Radiotherapy is an important pillar in the therapy of cancers and is prescribed to ~50% of cancer patients. Standard radiotherapy uses photon radiation whereas particle therapy uses high energy protons and carbon ions to destroy tumor cells in the body of patients. To achieve local tumor control a well-controlled particle beam in terms of position and dose is of utmost importance for the success of the therapy and the patient’s health. The beam control system requires precise and fast measurement of the dose and beam position which must be provided by the beam monitors. Currently, these are gas-filled detectors.
Looking at particle detectors in modern particle physics experiments we find solid-state devices, such as high-voltage complementary metal oxide semiconductor (HV-CMOS) sensors, are ubiquitous. They offer much better time and spatial resolution, which could be highly beneficial for use in a beam monitoring system for particle therapy. As ion beam therapy guided by magnetic resonance imaging (MR-guided) is being developed these days, HV-CMOS sensors shall be tested in the presence of magnetic fields. HV-CMOS sensors are thin (<150 μm) monolithic devices, which offer high spatial resolution and detection efficiency for ionizing particles as well as customizable on-chip data processing (like clustering, particle counting, signal charge integration, etc). Within this proposed project we want to explore the feasibility to apply this technology to the precise and fast monitoring of a therapeutic particle beam.
The two partners complement each other in an ideal way: the team from the Heidelberg Ion beam Therapy center (HIT) contributes the know-how on the beam delivery system and patient treatment, while the team from the Institute for Data Processing and Electronics (IPE) at KIT has proven expertise in delivering detector systems for extreme environments. HV-CMOS sensors have been pioneered by one of the PMs (I. Peric) and are being designed and developed at the KIT ASIC and Detector Lab (ADL) associated to the IPE.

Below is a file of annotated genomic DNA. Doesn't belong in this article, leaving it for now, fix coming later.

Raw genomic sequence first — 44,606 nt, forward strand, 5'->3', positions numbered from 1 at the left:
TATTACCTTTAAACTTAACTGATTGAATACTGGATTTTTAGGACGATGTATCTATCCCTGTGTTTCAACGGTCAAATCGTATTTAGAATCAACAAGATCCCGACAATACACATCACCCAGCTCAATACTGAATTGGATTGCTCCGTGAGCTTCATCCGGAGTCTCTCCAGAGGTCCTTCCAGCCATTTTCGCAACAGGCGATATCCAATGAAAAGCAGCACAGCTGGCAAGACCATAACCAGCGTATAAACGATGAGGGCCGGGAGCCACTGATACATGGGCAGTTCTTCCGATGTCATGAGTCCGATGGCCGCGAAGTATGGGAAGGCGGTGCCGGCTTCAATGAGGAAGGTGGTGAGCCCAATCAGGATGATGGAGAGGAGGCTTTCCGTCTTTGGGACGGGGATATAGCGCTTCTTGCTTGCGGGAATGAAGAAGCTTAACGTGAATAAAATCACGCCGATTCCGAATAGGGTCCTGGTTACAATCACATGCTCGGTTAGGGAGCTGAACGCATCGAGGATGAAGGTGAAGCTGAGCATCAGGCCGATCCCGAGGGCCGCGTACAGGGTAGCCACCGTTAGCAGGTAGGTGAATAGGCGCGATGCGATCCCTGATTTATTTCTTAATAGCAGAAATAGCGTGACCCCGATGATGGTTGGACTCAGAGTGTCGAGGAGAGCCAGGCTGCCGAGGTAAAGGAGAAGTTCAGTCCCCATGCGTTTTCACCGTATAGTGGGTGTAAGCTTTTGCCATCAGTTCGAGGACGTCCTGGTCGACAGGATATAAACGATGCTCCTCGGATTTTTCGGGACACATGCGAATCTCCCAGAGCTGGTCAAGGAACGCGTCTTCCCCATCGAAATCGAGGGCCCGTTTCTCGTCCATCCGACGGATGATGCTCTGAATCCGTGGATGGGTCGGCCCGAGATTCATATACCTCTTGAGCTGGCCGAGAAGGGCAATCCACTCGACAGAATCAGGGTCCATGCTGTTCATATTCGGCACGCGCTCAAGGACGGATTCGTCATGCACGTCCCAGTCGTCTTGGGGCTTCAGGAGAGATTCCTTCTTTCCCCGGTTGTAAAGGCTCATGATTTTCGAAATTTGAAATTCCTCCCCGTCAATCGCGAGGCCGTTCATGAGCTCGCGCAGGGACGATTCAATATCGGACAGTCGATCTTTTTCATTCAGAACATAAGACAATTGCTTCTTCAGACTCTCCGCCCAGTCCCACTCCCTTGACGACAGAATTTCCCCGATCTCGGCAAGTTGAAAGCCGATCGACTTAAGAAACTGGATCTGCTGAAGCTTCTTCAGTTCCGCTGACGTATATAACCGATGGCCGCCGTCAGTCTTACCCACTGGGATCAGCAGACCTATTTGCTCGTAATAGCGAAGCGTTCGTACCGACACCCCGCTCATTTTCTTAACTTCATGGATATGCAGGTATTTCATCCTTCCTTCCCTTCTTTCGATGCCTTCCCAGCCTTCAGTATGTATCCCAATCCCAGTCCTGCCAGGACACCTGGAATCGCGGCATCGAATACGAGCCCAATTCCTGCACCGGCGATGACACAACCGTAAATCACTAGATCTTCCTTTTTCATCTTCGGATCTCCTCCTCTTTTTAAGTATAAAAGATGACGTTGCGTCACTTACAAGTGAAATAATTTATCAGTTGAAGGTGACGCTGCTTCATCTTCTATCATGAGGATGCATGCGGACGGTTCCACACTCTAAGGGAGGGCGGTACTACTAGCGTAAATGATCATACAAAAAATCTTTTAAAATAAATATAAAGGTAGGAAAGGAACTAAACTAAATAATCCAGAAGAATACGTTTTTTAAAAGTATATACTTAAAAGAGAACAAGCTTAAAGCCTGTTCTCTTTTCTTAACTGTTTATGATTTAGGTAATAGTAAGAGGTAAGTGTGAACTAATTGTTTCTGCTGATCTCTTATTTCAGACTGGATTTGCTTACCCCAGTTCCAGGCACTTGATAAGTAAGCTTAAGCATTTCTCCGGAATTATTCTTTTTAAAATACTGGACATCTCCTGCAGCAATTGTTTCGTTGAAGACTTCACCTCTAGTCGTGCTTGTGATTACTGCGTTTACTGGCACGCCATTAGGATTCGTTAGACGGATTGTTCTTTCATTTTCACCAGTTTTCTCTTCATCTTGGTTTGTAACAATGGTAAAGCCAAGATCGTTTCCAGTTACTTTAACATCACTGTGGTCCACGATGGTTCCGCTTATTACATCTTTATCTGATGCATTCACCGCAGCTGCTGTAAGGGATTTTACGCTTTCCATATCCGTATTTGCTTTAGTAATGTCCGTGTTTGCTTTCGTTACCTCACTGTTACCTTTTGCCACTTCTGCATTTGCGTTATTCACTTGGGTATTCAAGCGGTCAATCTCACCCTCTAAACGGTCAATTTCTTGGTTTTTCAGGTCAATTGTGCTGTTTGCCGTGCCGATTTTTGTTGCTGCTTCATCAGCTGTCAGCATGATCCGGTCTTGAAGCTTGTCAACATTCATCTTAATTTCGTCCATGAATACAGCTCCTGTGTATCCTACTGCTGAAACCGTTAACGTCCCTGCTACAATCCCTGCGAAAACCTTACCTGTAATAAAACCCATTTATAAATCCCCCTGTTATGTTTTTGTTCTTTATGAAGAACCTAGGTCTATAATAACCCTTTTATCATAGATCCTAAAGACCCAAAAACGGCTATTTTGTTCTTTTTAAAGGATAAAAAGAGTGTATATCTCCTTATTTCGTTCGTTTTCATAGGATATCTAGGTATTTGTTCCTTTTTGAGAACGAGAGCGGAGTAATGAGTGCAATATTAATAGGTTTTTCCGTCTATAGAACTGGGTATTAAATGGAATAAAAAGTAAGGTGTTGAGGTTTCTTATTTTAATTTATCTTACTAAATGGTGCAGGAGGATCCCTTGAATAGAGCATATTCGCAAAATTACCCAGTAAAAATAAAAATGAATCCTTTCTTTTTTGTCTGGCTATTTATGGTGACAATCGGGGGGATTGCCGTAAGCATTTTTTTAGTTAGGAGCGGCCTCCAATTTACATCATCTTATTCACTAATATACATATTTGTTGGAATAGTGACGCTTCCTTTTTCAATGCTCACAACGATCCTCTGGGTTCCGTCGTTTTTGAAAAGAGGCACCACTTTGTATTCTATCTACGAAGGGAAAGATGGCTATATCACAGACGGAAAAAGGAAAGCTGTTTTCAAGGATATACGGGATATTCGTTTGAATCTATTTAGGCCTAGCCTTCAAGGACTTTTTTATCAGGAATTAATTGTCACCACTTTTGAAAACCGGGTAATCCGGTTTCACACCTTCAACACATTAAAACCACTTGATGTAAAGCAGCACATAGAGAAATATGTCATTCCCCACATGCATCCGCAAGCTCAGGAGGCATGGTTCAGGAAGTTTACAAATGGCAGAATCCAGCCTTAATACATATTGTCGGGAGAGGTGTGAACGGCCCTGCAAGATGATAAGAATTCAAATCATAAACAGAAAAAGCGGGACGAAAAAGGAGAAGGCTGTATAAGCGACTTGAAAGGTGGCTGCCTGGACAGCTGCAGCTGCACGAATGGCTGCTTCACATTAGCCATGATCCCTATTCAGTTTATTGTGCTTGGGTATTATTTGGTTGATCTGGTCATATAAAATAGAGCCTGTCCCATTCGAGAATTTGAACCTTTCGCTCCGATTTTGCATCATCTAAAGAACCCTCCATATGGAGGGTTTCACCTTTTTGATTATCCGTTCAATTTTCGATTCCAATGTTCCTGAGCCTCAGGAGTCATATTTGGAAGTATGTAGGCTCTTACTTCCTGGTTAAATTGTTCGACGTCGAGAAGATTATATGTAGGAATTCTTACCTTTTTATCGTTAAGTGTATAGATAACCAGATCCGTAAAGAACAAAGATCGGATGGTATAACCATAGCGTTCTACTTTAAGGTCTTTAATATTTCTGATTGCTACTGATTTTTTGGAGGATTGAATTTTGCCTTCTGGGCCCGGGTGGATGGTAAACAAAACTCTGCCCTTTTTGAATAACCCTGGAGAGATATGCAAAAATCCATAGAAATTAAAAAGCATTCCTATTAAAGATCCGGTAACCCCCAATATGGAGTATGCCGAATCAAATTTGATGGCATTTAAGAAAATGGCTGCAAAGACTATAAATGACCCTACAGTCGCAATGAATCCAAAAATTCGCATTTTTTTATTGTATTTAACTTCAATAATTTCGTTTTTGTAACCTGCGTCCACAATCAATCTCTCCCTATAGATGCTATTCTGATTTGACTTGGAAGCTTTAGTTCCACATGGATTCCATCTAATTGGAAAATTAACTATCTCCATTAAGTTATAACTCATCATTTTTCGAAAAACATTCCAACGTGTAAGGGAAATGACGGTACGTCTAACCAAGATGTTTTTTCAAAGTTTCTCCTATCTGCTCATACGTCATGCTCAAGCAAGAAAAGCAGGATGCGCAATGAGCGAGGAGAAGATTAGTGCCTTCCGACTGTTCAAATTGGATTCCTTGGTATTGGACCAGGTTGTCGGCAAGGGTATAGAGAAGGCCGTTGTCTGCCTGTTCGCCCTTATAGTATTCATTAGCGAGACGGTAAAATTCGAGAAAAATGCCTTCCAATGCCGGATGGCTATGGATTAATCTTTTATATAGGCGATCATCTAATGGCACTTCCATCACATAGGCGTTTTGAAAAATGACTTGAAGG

Within this project an optimized test sensor will be designed and tested in beam at HIT. After successful evaluation of the pixel design a larger demonstrator sensor will be developed, which also includes the investigation of multi-sensor interconnection techniques to cover the required large area of 25 cm x 25 cm.
During this project we will also derive concepts for proper housing and mounting of the sensor as well as for a DAQ system capable to process and provide the required data for the therapy control system. These sensor developments and conceptual studies of the auxiliary systems will allow us to better quantify the budgetary needs and further development steps towards a prototype system for clinical use.